also produced centuries of art wherein women were accessories to men or unimportant except as objects.


Except that the single most popular subject of painting in those centuries was the Virgin Mary.

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It is foolish, and wrong, to see LOTR or any other work of art with modern eyes and be irritated or offended by what was unintentional and "natural".


Amen.


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PostPosted: Wed Mar 25, 2009 9:59 pm 
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solicitr wrote:
Quote:
also produced centuries of art wherein women were accessories to men or unimportant except as objects.


Except that the single most popular subject of painting in those centuries was the Virgin Mary.

Quote:
It is foolish, and wrong, to see LOTR or any other work of art with modern eyes and be irritated or offended by what was unintentional and "natural".


Amen.


Thank you for making my point, solictr. :D

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PostPosted: Wed Mar 25, 2009 10:02 pm 
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not something I would recommend
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I know next to nothing about this stuff, never having read HoME or other "outside" books, indeed only having a vague idea (and nearly no interest) about what it is. But it seems to me like the debate is not a statistical one but, as it should be, a literary one: upon reading HoME (and whatever else), do you get a significant impression of feminine presence, yes or no? How does that impression compare to the feminine presence of the Sil? Does the Sil give a significantly smaller impression of feminine presence? If so, why do you think that is?

Those are all literary questions, not statistics questions and as such are very much open to subjective opinions. What Voronwë sounds like he did was what many of us do when looking at a painting: "I get the impression the artist was trying to do X, Y, and Z." Since most of us don't know the painter we likely have no idea if we're right, but that doesn't mean you shouldn't talk about it. I think it's called art criticism.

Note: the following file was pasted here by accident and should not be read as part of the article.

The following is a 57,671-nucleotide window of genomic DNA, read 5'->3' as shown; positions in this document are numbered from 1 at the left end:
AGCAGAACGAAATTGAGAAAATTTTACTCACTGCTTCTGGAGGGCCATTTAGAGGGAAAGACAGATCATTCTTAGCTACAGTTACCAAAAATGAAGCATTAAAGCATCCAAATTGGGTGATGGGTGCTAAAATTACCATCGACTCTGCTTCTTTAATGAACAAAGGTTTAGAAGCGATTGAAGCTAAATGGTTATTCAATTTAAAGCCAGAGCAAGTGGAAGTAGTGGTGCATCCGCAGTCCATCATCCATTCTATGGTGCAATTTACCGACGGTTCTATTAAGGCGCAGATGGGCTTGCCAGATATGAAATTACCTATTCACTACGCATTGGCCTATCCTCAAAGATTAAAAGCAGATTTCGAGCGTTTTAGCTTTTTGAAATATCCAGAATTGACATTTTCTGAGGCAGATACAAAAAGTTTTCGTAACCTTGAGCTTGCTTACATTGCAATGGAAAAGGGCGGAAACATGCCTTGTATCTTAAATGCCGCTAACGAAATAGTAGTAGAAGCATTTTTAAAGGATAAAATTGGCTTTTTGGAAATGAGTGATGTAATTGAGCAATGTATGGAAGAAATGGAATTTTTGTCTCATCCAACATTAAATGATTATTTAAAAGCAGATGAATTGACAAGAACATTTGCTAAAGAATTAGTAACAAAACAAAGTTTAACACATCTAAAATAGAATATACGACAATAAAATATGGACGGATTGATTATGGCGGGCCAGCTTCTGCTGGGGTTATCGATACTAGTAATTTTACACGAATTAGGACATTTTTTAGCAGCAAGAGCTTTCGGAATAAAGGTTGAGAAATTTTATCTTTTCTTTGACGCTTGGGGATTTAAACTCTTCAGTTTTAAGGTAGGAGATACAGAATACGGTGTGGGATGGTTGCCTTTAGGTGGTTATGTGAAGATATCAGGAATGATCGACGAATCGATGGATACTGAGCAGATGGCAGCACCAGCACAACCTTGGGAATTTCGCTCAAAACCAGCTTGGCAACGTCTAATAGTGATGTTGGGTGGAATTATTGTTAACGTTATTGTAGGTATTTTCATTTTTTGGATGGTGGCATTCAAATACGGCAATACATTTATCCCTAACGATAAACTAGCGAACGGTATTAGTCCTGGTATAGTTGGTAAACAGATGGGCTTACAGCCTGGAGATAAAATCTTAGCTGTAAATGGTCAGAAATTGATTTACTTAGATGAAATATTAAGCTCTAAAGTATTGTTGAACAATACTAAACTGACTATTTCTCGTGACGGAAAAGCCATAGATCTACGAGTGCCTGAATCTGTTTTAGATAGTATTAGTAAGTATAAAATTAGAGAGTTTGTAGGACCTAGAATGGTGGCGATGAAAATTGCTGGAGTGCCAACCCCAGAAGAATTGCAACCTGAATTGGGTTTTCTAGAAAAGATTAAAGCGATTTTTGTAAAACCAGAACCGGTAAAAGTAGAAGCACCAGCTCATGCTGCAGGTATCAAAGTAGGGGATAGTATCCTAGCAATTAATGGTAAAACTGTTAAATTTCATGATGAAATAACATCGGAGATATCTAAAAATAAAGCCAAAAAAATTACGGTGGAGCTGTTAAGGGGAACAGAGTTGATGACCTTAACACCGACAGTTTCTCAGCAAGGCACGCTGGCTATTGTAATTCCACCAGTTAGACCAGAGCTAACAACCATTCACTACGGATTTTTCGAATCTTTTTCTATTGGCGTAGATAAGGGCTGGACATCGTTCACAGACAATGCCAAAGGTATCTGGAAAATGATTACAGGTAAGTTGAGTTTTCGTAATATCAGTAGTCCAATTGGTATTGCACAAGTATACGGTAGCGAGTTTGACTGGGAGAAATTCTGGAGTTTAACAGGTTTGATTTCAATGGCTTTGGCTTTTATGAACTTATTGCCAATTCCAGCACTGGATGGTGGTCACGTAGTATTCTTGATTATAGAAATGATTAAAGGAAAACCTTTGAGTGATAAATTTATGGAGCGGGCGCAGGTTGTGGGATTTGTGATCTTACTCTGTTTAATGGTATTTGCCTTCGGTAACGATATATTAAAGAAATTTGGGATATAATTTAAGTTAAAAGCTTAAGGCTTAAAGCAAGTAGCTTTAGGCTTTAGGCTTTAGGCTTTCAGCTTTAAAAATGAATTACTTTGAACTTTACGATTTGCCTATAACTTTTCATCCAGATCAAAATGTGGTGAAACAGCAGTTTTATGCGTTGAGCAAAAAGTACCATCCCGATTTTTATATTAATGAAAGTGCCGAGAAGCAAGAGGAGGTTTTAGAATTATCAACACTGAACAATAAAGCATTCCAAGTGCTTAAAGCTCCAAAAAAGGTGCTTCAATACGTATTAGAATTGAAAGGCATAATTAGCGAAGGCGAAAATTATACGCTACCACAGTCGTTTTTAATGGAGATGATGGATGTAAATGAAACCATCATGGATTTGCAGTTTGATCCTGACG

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PostPosted: Wed Mar 25, 2009 10:08 pm 
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[This was written and posted before I saw that Doug had made another post, which I've only skimmed, so please don't interpret this post as a response to Doug's most recent post preceding this one. Carl]

Doug, I do accept your claim that you did not mean to imply deliberateness. But I nonetheless maintain that what you wrote in your book does in fact imply deliberateness, and very strongly, even though that was not your intent. This is the point that you have yet to either agree with or refute. Instead, when I gave the reasons why I read it as meaning something other than what you intended, your only reply was: "I understand that that is your opinion. You have made it abundantly clear", which was designed only to end discussion.

And that is also your prerogative; but when you then offered another statement the plain meaning of which was (as is my still unanswered contention) at odds with the plain meaning of what you wrote in your book, I felt entitled to point this out and to ask once again exactly how the two statements can be reconciled (or, if you agree that they cannot, to at least acknowledge that it is not unreasonable for me to see a discrepancy in them, again, even if unintentional). That is the point still under issue (because still unaddressed), not the issue of intent.